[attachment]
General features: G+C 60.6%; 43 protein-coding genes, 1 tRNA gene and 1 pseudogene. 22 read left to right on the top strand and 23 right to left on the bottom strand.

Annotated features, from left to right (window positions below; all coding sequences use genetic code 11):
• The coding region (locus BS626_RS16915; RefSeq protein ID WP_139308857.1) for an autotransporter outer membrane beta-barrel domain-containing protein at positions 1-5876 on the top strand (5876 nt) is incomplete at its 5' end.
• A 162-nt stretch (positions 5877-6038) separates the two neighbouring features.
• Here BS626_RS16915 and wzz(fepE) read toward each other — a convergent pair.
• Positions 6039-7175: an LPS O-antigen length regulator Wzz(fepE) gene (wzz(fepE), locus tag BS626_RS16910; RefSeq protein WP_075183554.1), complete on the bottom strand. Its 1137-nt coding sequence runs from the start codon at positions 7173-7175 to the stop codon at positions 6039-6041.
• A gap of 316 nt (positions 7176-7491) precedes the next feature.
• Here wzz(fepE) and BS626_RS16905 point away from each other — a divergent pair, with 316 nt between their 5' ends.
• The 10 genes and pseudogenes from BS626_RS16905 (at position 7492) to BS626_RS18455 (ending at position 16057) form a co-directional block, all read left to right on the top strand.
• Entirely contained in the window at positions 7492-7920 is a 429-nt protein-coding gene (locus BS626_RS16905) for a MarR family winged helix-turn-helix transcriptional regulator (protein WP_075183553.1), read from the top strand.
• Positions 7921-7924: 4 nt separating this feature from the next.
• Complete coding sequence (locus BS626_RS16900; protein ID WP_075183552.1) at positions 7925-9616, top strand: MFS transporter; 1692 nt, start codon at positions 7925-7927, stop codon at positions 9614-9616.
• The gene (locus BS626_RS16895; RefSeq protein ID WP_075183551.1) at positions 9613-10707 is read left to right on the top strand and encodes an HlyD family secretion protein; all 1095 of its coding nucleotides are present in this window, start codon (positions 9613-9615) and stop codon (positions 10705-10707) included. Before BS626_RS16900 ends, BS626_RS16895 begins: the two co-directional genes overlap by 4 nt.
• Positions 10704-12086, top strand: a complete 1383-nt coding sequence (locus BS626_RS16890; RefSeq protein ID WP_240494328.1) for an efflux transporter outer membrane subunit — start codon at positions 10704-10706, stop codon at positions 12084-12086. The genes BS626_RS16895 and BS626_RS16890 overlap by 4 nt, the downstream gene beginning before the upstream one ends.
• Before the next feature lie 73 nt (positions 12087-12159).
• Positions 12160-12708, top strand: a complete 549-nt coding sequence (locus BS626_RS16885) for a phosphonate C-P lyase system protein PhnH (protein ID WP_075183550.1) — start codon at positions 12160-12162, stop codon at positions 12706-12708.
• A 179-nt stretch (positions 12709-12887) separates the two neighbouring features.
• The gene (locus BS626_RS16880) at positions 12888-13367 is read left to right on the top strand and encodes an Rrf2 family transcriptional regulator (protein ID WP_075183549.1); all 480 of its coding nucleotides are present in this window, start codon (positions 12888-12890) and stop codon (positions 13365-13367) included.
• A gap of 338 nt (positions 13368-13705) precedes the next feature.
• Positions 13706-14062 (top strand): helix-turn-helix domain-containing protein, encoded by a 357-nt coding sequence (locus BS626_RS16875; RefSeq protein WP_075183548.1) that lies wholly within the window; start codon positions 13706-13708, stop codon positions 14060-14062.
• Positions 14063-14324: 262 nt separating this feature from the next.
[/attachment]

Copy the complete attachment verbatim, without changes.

General features: G+C 60.6%; 43 protein-coding genes, 1 tRNA gene and 1 pseudogene. 22 read left to right on the top strand and 23 right to left on the bottom strand.

Annotated features, from left to right (window positions below; all coding sequences use genetic code 11):
• The coding region (locus BS626_RS16915; RefSeq protein ID WP_139308857.1) for an autotransporter outer membrane beta-barrel domain-containing protein at positions 1-5876 on the top strand (5876 nt) is incomplete at its 5' end.
• A 162-nt stretch (positions 5877-6038) separates the two neighbouring features.
• Here BS626_RS16915 and wzz(fepE) read toward each other — a convergent pair.
• Positions 6039-7175: an LPS O-antigen length regulator Wzz(fepE) gene (wzz(fepE), locus tag BS626_RS16910; RefSeq protein WP_075183554.1), complete on the bottom strand. Its 1137-nt coding sequence runs from the start codon at positions 7173-7175 to the stop codon at positions 6039-6041.
• A gap of 316 nt (positions 7176-7491) precedes the next feature.
• Here wzz(fepE) and BS626_RS16905 point away from each other — a divergent pair, with 316 nt between their 5' ends.
• The 10 genes and pseudogenes from BS626_RS16905 (at position 7492) to BS626_RS18455 (ending at position 16057) form a co-directional block, all read left to right on the top strand.
• Entirely contained in the window at positions 7492-7920 is a 429-nt protein-coding gene (locus BS626_RS16905) for a MarR family winged helix-turn-helix transcriptional regulator (protein WP_075183553.1), read from the top strand.
• Positions 7921-7924: 4 nt separating this feature from the next.
• Complete coding sequence (locus BS626_RS16900; protein ID WP_075183552.1) at positions 7925-9616, top strand: MFS transporter; 1692 nt, start codon at positions 7925-7927, stop codon at positions 9614-9616.
• The gene (locus BS626_RS16895; RefSeq protein ID WP_075183551.1) at positions 9613-10707 is read left to right on the top strand and encodes an HlyD family secretion protein; all 1095 of its coding nucleotides are present in this window, start codon (positions 9613-9615) and stop codon (positions 10705-10707) included. Before BS626_RS16900 ends, BS626_RS16895 begins: the two co-directional genes overlap by 4 nt.
• Positions 10704-12086, top strand: a complete 1383-nt coding sequence (locus BS626_RS16890; RefSeq protein ID WP_240494328.1) for an efflux transporter outer membrane subunit — start codon at positions 10704-10706, stop codon at positions 12084-12086. The genes BS626_RS16895 and BS626_RS16890 overlap by 4 nt, the downstream gene beginning before the upstream one ends.
• Before the next feature lie 73 nt (positions 12087-12159).
• Positions 12160-12708, top strand: a complete 549-nt coding sequence (locus BS626_RS16885) for a phosphonate C-P lyase system protein PhnH (protein ID WP_075183550.1) — start codon at positions 12160-12162, stop codon at positions 12706-12708.
• A 179-nt stretch (positions 12709-12887) separates the two neighbouring features.
• The gene (locus BS626_RS16880) at positions 12888-13367 is read left to right on the top strand and encodes an Rrf2 family transcriptional regulator (protein ID WP_075183549.1); all 480 of its coding nucleotides are present in this window, start codon (positions 12888-12890) and stop codon (positions 13365-13367) included.
• A gap of 338 nt (positions 13368-13705) precedes the next feature.
• Positions 13706-14062 (top strand): helix-turn-helix domain-containing protein, encoded by a 357-nt coding sequence (locus BS626_RS16875; RefSeq protein WP_075183548.1) that lies wholly within the window; start codon positions 13706-13708, stop codon positions 14060-14062.
• Positions 14063-14324: 262 nt separating this feature from the next.